"Eventually he'd probably nod out, and there were times when he stopped breathing and then my panic would set in — 'Well, I guess I have to pick up the phone now or administer CPR.' It was dark. There were moments that were just about as scary as it could get."

Page 332, lower-middle; more dark thoughts:

"I was very afraid Garcia was going to die," said John Barlow. "In fact, I'd reached a point where I'd just figured it was a matter of time before I'd turn on the radio and there, on the hour, I was going to hear, 'Jerry Garcia, famous in the '60s, has died.' I didn't even allow myself to think it wasn't possible. That's a pretty morbid way to look at something. When you've got one person who is absolutely critical, and you don't think he's going to make it, then you start to disengage emotionally, and I had. For a while I couldn't see where it was headed. I mean, I could see the people in the audience getting off, but I couldn't see any of us getting off enough to make it worthwhile.

"And it wasn't just Garcia. There were a lot of things that were wrong. I don't want to tell any tales out of school, but I think our adherents have a more than slightly idealistic notion of what goes on inside the Grateful Dead, and just how enlightened we all are. What happened with Garcia was not unique."

"The thing about Persian," says Tiff Garcia, "is it's not really a recreational drug, because you don’t get high off of it in a traditional way. What happens is your system needs it to keep you normal, and then from there you could take other stuff — coke or whatever — that makes you get high. But the Persian itself doesn’t necessarily get you high every time. But you get the illusion that you’re getting high and it prevents you from craving more, right now. You can wait an hour and then crave some more. For a true junkie, they can’t go more than four or five hours a day without a fix. They balance it out, figure out how to stay relatively healthy. I know people who have been junkies for 30 years and they seem as straight as you or I. Some of them even hold municipal jobs."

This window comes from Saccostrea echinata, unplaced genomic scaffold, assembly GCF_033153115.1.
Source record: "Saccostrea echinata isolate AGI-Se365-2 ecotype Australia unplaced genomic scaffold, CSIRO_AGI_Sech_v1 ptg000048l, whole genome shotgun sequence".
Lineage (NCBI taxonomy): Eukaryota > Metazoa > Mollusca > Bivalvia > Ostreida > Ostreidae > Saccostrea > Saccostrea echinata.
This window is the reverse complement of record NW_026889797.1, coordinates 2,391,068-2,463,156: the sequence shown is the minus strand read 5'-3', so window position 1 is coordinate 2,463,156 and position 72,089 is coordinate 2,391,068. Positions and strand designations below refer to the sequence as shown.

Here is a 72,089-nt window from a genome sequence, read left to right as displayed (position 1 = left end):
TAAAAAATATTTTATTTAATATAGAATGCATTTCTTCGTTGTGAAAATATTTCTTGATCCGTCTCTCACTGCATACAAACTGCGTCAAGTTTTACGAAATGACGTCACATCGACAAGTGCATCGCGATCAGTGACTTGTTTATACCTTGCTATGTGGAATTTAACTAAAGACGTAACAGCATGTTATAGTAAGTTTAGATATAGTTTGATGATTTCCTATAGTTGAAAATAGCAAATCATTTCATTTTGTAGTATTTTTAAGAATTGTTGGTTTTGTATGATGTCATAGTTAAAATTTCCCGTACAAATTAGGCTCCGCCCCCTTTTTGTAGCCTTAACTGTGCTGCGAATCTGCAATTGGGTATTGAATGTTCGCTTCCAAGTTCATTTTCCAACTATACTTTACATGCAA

Page 335, middle; more on the intervention:

"It was really organized and everybody participated," M.G. recalls. "We got 12 people to go over there. A lot of people didn't want to do it, but we talked them into it. I remember how awful it was, and how he ducked it. We were trying to get him into this program over at Lake Merritt [in Oakland], because that seemed like the most humane program in the Bay Area; I checked them all out. I had spent four or five days making all these calls, using a phony name, finding out about different treatment programs and what they cost and all that.

"It was really weird because the phone line at Front St. was being tapped by the Justice Department because they thought the Grateful Dead had this big LSD-selling business," she continues. "I'd pick up the phone and dial the number of a treatment program, and as soon as the call went through I could hear phones picking up all the way to Washington, D.C. It was hilarious! It was the most obviously tapped line. We'd had tapped phones with the Pranksters, so I knew exactly what that sounded like — a really weak signal and lots of weird echoes and teeny noises."